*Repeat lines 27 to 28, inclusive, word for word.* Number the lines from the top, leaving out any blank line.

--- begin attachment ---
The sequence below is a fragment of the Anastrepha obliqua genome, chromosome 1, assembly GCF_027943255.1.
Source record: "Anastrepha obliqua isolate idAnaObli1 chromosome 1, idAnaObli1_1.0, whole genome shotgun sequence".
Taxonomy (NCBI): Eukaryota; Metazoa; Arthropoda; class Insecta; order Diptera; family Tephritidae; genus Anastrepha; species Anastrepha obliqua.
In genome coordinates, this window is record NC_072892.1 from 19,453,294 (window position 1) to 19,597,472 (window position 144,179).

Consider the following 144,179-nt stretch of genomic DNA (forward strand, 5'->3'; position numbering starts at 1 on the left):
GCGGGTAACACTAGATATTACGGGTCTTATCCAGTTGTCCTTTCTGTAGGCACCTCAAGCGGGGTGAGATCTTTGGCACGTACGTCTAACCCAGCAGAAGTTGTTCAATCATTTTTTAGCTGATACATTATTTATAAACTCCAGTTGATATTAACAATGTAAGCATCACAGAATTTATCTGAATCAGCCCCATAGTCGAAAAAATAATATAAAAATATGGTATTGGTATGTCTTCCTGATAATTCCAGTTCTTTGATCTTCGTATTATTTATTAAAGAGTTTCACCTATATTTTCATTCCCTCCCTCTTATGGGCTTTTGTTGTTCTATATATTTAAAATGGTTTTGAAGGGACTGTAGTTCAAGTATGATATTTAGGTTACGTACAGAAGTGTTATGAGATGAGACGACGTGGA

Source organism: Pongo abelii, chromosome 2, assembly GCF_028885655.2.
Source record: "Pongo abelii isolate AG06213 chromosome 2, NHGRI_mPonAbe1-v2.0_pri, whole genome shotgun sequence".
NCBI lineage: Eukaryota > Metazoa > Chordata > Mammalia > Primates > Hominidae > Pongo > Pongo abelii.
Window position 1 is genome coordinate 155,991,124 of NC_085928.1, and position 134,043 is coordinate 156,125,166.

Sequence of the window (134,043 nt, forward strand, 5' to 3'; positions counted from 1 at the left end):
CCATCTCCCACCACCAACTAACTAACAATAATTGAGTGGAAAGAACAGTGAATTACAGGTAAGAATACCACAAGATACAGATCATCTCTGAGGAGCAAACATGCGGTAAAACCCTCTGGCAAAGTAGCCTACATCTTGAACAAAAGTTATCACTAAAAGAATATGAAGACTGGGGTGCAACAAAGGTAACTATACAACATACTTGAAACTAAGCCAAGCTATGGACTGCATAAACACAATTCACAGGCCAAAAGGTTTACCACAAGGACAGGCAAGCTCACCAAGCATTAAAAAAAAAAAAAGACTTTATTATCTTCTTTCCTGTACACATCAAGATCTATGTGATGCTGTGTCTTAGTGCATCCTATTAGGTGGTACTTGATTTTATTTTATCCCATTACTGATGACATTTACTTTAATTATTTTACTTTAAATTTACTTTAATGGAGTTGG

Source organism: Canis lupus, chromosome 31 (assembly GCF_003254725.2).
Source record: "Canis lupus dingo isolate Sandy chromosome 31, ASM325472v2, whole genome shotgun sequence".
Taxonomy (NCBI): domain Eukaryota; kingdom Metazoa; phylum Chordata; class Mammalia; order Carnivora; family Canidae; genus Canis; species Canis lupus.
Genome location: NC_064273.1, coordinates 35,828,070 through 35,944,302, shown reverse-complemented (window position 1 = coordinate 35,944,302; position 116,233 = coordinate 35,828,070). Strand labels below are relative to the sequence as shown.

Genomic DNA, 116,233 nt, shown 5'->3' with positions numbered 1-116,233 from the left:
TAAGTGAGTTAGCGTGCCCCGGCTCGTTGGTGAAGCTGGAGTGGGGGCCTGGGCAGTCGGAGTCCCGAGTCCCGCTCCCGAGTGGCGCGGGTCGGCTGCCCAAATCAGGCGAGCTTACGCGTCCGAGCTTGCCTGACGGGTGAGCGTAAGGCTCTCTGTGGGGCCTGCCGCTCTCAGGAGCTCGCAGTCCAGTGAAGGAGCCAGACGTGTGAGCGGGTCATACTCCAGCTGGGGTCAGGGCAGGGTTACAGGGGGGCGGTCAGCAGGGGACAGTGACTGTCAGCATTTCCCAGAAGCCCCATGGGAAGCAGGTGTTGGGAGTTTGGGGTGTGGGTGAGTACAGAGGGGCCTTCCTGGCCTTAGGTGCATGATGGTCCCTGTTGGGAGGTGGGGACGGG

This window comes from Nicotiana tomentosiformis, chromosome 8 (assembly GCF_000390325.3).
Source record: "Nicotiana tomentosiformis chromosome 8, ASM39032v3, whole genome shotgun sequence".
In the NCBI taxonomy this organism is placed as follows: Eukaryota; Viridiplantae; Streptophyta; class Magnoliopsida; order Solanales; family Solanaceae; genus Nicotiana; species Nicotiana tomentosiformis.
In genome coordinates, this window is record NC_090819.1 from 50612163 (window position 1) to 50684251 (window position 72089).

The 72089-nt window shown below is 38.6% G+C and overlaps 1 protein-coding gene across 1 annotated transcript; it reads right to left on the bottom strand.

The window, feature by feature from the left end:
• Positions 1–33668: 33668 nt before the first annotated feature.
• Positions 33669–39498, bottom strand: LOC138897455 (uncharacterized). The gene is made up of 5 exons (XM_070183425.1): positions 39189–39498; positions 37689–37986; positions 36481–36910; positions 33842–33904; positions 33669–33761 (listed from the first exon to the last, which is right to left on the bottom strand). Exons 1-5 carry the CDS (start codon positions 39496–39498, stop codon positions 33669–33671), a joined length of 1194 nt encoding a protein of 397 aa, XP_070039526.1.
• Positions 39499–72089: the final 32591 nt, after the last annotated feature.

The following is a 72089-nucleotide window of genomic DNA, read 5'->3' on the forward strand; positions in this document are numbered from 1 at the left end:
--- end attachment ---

• Positions 39499–72089: the final 32591 nt, after the last annotated feature.

The following is a 72089-nucleotide window of genomic DNA, read 5'->3' on the forward strand; positions in this document are numbered from 1 at the left end: